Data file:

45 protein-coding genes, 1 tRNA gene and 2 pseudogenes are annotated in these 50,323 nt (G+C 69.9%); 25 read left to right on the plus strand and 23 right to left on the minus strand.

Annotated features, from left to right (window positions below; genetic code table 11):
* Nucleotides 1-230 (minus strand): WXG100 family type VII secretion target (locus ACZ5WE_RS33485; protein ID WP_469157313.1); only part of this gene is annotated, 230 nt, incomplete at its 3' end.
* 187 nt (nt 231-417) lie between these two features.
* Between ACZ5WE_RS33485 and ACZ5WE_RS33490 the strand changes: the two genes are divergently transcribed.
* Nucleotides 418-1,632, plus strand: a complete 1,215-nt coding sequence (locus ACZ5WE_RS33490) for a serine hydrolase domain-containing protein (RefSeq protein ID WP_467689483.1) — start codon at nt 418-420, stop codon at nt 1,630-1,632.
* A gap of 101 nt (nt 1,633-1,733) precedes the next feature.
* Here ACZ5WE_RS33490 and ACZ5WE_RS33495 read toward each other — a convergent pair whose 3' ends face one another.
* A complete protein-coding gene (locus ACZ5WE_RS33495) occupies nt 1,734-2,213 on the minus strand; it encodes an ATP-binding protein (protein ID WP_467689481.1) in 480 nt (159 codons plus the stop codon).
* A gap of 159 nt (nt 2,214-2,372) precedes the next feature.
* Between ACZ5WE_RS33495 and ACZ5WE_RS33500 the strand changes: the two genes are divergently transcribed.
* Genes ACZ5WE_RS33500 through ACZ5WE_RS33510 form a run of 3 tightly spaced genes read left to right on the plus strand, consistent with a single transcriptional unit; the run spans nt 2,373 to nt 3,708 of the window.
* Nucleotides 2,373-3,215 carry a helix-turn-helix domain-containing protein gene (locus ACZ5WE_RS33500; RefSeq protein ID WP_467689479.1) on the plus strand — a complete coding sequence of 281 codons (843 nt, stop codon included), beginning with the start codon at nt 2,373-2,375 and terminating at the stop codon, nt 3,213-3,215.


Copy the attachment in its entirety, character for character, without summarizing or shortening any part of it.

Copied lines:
45 protein-coding genes, 1 tRNA gene and 2 pseudogenes are annotated in these 50,323 nt (G+C 69.9%); 25 read left to right on the plus strand and 23 right to left on the minus strand.

Annotated features, from left to right (window positions below; genetic code table 11):
* Nucleotides 1-230 (minus strand): WXG100 family type VII secretion target (locus ACZ5WE_RS33485; protein ID WP_469157313.1); only part of this gene is annotated, 230 nt, incomplete at its 3' end.
* 187 nt (nt 231-417) lie between these two features.
* Between ACZ5WE_RS33485 and ACZ5WE_RS33490 the strand changes: the two genes are divergently transcribed.
* Nucleotides 418-1,632, plus strand: a complete 1,215-nt coding sequence (locus ACZ5WE_RS33490) for a serine hydrolase domain-containing protein (RefSeq protein ID WP_467689483.1) — start codon at nt 418-420, stop codon at nt 1,630-1,632.
* A gap of 101 nt (nt 1,633-1,733) precedes the next feature.
* Here ACZ5WE_RS33490 and ACZ5WE_RS33495 read toward each other — a convergent pair whose 3' ends face one another.
* A complete protein-coding gene (locus ACZ5WE_RS33495) occupies nt 1,734-2,213 on the minus strand; it encodes an ATP-binding protein (protein ID WP_467689481.1) in 480 nt (159 codons plus the stop codon).
* A gap of 159 nt (nt 2,214-2,372) precedes the next feature.
* Between ACZ5WE_RS33495 and ACZ5WE_RS33500 the strand changes: the two genes are divergently transcribed.
* Genes ACZ5WE_RS33500 through ACZ5WE_RS33510 form a run of 3 tightly spaced genes read left to right on the plus strand, consistent with a single transcriptional unit; the run spans nt 2,373 to nt 3,708 of the window.
* Nucleotides 2,373-3,215 carry a helix-turn-helix domain-containing protein gene (locus ACZ5WE_RS33500; RefSeq protein ID WP_467689479.1) on the plus strand — a complete coding sequence of 281 codons (843 nt, stop codon included), beginning with the start codon at nt 2,373-2,375 and terminating at the stop codon, nt 3,213-3,215.